Tenants separating – what to do?

Tenants separating – what to do?

20:17 PM, 23rd February 2015, About 9 years ago 7

Text Size

I have a tenant who has just separated from her partner, he has moved out and she would like to continue with the tenancy which she can afford to top up.

She tells me that housing are already paying some of her rent. Tenants separating - what to do

My questions are,

1) do I issue a new tenancy agreement to the now single tenant.

2) what do I do about the deposit, does it remain protected until her tenancy ends.

3) does her partner have a claim on this.

4)Anything else i need to be aware of before agreeing to let her stay. I usually only let to working families but realise that unemployment is just around the corner for some and that situations change.

Any advice welcome

Thanks in advance


Share This Article


Mark Alexander - Founder of Property118

20:20 PM, 23rd February 2015, About 9 years ago

Hi Anne

Having been caught out big time in a similar scenario I think you should read this article I wrote to see how bad things could get >>> http://www.property118.com/perfect-tenant-evicted-prostitute/29056/

If ever I'm faced with a situation like this again I will re-reference the tenant and if I can't purchase RGI then the tenancy will have to end and there will be no new one. If tenant references up start from scratch as if you've found a new tenant is my advice.

Fed Up Landlord

0:02 AM, 25th February 2015, About 9 years ago

And in addition to Mark's excellent advice above check both your buildings and contents insurance to ensure they are not invalidated by having a housing benefits tenant. Likewise the terms of your mortgage if you have one on the property. My particular insurer will not allow HB tenants. That suits me as I don't take them anyway, and is also a valid reason for refusal.

anne dyson

8:02 AM, 25th February 2015, About 9 years ago

Thankyou both for your comments, would you mind explaining to me why some insurance companies don't offer cover for LA tenants. I'm a newbie landlord and learning everyday

Fed Up Landlord

10:14 AM, 25th February 2015, About 9 years ago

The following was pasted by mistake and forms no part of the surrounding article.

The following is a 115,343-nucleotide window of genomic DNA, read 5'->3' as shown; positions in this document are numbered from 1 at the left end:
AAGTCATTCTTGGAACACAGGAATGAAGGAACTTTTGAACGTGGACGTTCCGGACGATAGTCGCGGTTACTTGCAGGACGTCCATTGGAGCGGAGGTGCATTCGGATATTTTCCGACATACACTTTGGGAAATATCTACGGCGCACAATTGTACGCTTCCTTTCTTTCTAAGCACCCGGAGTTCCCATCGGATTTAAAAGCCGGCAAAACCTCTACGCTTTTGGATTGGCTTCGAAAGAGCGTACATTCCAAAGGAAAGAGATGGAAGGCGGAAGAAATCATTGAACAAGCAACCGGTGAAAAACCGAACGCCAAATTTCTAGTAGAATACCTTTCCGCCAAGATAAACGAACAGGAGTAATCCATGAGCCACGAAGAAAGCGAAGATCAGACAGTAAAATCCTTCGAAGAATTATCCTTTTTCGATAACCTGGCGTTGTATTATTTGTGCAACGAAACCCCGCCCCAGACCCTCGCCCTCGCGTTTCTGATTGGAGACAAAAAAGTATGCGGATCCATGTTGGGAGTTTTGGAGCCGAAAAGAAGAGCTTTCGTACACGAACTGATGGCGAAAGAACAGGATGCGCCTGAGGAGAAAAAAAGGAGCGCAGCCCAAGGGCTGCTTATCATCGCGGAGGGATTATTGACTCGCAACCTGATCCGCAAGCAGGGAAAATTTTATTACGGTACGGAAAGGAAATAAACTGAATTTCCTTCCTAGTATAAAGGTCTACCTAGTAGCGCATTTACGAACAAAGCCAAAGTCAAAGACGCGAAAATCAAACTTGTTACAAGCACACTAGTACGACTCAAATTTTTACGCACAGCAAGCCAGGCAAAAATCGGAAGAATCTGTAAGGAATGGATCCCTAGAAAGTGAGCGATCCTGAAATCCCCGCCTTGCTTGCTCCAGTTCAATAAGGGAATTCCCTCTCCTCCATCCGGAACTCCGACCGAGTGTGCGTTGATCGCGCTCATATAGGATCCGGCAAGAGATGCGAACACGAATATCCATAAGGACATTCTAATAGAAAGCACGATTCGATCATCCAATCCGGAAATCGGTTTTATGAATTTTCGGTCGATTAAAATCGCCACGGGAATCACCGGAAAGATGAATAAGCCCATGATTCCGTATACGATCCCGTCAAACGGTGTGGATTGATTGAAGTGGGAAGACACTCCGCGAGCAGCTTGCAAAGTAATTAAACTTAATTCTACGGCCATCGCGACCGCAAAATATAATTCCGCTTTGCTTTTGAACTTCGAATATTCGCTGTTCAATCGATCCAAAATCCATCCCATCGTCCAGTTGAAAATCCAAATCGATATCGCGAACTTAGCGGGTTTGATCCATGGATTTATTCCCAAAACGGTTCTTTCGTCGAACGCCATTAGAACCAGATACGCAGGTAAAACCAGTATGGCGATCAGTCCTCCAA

Anne it's because their risk profile puts benefit tenants at a higher risk of causing damage to property than professional working tenants.

Fed Up Landlord

10:17 AM, 25th February 2015, About 9 years ago

And I forgot to add that some lenders exclude benefits tenants for the same reason. If they are issuing a 60% or 85% LTV on a property then they want to protect that investment.

13:27 PM, 25th February 2015, About 9 years ago

I've often wondered if a lender requires you to give a tenant a S21 to go with their P45! Furthermore, what if they are still in the fixed tenancy - you cannot!

Simon Bentley

15:09 PM, 25th February 2015, About 9 years ago

Depending on the number of bedrooms and whether she has dependants and of what age etc and IF she declared her partner (you don't mention them as married - so I assume not) as a partner or someone she was renting on a sharing basis with (people try this one to get more benefit), then the amount of housing benefit payable may be hit by the so call Bedroom Tax (The Under-Occupancy Charge - a stupid vote grabbing idea. There is already an area by area cap on housing benefits directly related to the same rules used to apply the penalty, the charge simply penalises those savvy enough to find/negotiate a rent at below mark rate - and thus hits landlords by reducing the available pool of tenants for these properties. If the caps were wrong, they should have been reassessed, from examples I am aware of one of the main issues lie in the areas being too big, low cost areas are lumped together with high cost ones, to create an average, meaning the cap is too high for the low cost area, but unrealistically low for the higher cost area - this is the real "social cleansing" mechanism, but as its more complex the press have ignored it ).

Leave Comments

In order to post comments you will need to Sign In or Sign Up for a FREE Membership


Don't have an account? Sign Up

Landlord Tax Planning Book Now